I am a newlywed on a budget, just trying to make healthy and inexpensive meals for my husband and I to enjoy. He eats a lot, so cost is a big factor. Though I work 3 jobs, I manage to find time 6 nights a week to cook a full dinner for us both. I am constantly looking for new recipes that are moderately healthy, taste great, and won't break the bank.

On the side, I also own a brownie business called Gersheybars. My passion and love for cooking started when I was just a small child, baking with my mom and grandmother. The brownie recipe has been passed down through 5 generations and I am thrilled to finally have an outlet to share them with everybody else. Friends and family have helped spread the word and made my business as successful as it is today.

Sunday, November 30, 2008

Honey Carrot Cake

Got this recipe from a friend of mine. Using half honey and half sugar gives the cake a sweet flavor without being too sweet. If you are a huge fan of honey, you can actually substitute (1:1 ratio) honey for the granulated sugar in the recipe.

  • 6oz all purpose flour
  • 1/2 tsp baking powder
  • 1/2 tsp baking soda
  • 1/8 tsp cinnamon
  • 1/4 tsp salt
  • 5.3 oz canola oil
  • 3 eggs
  • 4.63 oz honey
  • 4.63 oz granulated sugar
  • 1/2 tsp vanilla extract
  • 5.75 oz carrots, shredded finely
  • 1.3 oz walnuts, chopped
  1. Sift dry ingredients into medium sized bowl.
  2. Whisk eggs, honey and sugar with electric mixer until fluffy/foamy.
  3. Gradually drizzle in oil until incorporated.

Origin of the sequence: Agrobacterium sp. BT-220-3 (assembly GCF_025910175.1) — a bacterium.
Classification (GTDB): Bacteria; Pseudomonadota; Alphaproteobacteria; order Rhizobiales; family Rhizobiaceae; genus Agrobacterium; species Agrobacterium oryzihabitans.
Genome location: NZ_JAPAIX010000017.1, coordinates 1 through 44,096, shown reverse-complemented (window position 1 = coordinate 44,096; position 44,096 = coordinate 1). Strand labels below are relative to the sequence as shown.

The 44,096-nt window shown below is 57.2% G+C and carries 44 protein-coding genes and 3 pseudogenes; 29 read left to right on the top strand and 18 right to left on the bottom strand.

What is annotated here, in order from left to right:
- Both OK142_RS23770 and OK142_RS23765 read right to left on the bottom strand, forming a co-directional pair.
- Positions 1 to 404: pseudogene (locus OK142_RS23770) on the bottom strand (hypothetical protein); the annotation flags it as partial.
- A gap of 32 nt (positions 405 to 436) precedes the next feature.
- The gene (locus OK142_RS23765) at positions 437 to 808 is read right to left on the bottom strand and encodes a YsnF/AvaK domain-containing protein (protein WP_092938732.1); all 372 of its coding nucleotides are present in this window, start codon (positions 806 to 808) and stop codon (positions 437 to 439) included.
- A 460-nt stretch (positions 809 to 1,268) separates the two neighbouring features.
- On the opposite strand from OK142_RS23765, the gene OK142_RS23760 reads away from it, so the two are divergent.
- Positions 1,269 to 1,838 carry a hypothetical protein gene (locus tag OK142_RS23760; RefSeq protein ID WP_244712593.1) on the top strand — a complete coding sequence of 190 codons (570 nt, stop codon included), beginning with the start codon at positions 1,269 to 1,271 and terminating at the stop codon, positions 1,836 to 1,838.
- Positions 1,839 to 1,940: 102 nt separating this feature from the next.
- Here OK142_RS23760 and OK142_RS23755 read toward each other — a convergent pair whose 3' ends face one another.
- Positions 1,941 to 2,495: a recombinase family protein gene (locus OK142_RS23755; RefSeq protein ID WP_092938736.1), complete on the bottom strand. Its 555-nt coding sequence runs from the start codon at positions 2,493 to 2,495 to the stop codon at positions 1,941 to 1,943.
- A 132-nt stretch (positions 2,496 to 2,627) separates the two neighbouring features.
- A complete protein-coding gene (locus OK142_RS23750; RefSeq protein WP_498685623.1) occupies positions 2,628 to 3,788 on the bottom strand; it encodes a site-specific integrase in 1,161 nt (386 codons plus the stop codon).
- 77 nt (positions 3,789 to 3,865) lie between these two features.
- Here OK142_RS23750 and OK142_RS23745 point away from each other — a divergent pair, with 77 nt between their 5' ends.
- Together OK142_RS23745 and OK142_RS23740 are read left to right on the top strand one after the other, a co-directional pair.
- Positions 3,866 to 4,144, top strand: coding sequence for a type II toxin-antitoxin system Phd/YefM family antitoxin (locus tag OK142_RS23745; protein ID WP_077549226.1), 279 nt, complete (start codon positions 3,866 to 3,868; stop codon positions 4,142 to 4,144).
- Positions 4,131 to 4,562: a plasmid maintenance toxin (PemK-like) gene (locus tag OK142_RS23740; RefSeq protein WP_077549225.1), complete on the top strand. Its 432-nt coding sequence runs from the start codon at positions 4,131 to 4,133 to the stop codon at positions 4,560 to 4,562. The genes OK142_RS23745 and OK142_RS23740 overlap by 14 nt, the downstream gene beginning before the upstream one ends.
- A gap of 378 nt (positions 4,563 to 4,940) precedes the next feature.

4. Add dry ingredients to whipped egg mixture and mix just until combined.
  5. Add carrots and walnuts, folding by hand until incorporated.
  6. Place 2 pounds of batter in a parchment lined 9" cake pan, and bake about 40 minutes at 365 degrees, or until skewer comes out clean.
I usually end up with a little bit of extra batter, which I use to make cupcakes or mini bundt cakes.

Cream Cheese Frosting

  • 1 8oz package of cream cheese
  • 1/4 cup butter, softened
  • 1 cup powdered sugar, sifted
  • 1/2 tsp vanilla
  1. Beat cream cheese with electric mixer until smooth and creamy. Add butter and vanilla, and mix for 2 minutes, until well combined.
  2. Slowly add in powdered sugar and beat until fluffy consistency.
  3. Use immediately or keep well covered in refrigerator.
This is a very traditional cream cheese frosting. It's not overly sweet and has more of a cream cheese taste to it than sugar. If you prefer something sweeter, you may want to double the powdered sugar.

Tuesday, November 25, 2008


This will be the first Thanksgiving in our new house, so of course we're hosting it this year. Justin is taking care of the turkey (see below) by smoking it on the grill, and I'm doing all the sides, except sweet potatoes and white potatoes. Except white potatoes, we don't really have any family recipes for things like stuffing, green beans, cranberries, etc. So off to Allrecipes I went! And here's what I found:

Browning sausage, mushrooms, celery and onions. I don't have a picture of the final stuffing yet since it's still in the oven.

All 3 were incredibly easy to make and from what I've tasted so far, quite delicious!

I also made Turnips Au Gratin, compliments of Peggy. I've never had turnips on Thanksgiving, but she swears that they're awesome, and her insanely picky husband even liked them! So I figured I'd give them a shot, since Justin is definitely a fan of turnips.
  • 1 1/2 lb Turnips, peeled
  • 4T Butter
  • 1 1/2 tsp Marjoram
  • Salt and pepper to taste
  • 4 eggs, separated
  • 2C milk
  • 1/2 C water
  • 1C cornmeal
  • 2C Parmesan Cheese
  1. Butter 9" square baking dish
  2. In saucepan, steam turnips over 1" water until very tender
  3. Puree Turnips with butter and marjoram until smooth
  4. Transfer puree to large bowl, and season with salt and pepper
  5. Whisk in the cheese and egg yolks